The worst storage media of all time

by
in storage on (#3M4)
story imagePersonally, I was a big fan of Zip Drives back in the day when 56K dial-up was fast and our Macs came in bright, candy colors . But Zip Drives sure take a beating in this article.

The topic is the worst storage mediums [sic] of all time and it's hosted by ExtremeTech. Zip Drives take some abuse, as does reel to reel tape, but there are some surprises too. Not surprisingly, the article concludes on a sense of optimism, in this glorious age where everything you produce can be safely and securely stored in your butt .

Zip wasn't that bad (Score: 2, Interesting)

by spallshurgenson@pipedot.org on 2014-05-19 13:25 (#1QQ)

I was an early adopter of Zip drives. They weren't terrible devices, although they did have problems, largely stemming - I think - from quality control issues down the line. They gained a bad reputation because of this but in most cases Zip drives were quite decent.

Of course, looking back we wonder how we ever managed. Putting aside the reliability issues, Zip's now-laughable 1MB/s transfer rate, 100MB storage and price of $10/disk seem too slow, too small and far, far too expensive. But it has to be remembered that - when released - most computers had hard-drives measuring in only hundreds of megabytes, and the primary method of data-transfer was still floppy disks. CD-ROM burners cost thousands of dollars and flash-drives were just a gleam in some mad inventor's eye. As a replacement for the notoriously unreliable 1.44" floppy drive, the Zip drive was a god-send. Even when CD-burners started coming into the market, Zip retained its usefulness; for a long time, it was faster to write to Zip than to optical, and it had the advantage in that you could erase and re-write to the media as many times as needed. But Zip was never really designed to compete with optical; it was intended as a replacement for the floppy and - in my eyes - it served its purpose admirably.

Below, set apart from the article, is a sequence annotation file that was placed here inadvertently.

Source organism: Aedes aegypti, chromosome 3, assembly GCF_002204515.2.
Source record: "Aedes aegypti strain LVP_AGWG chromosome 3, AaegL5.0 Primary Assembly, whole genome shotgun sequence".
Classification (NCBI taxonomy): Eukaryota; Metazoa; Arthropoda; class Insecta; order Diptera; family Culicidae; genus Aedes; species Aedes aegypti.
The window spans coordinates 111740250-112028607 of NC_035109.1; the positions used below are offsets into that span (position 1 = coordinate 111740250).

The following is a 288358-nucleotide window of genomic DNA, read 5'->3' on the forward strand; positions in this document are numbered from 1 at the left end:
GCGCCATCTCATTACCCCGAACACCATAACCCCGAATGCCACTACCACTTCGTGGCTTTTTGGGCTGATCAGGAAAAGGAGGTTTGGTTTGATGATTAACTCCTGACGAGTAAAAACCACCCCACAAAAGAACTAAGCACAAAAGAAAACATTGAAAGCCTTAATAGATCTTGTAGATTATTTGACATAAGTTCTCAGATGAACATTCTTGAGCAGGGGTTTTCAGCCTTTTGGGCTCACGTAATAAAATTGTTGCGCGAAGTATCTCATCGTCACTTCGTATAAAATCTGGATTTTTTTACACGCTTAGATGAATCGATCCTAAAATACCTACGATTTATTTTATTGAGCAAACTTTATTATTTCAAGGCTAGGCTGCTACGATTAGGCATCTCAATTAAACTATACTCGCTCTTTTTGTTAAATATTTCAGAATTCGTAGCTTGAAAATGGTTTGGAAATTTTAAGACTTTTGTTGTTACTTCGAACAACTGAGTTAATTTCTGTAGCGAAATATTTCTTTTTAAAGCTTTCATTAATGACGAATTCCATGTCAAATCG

Eventually I too gave up my Zip drives (just as I gave up cassette tapes, floppies and CD-Rs); technology marched on and better alternatives became available. But I still look fondly on my little blue drives.
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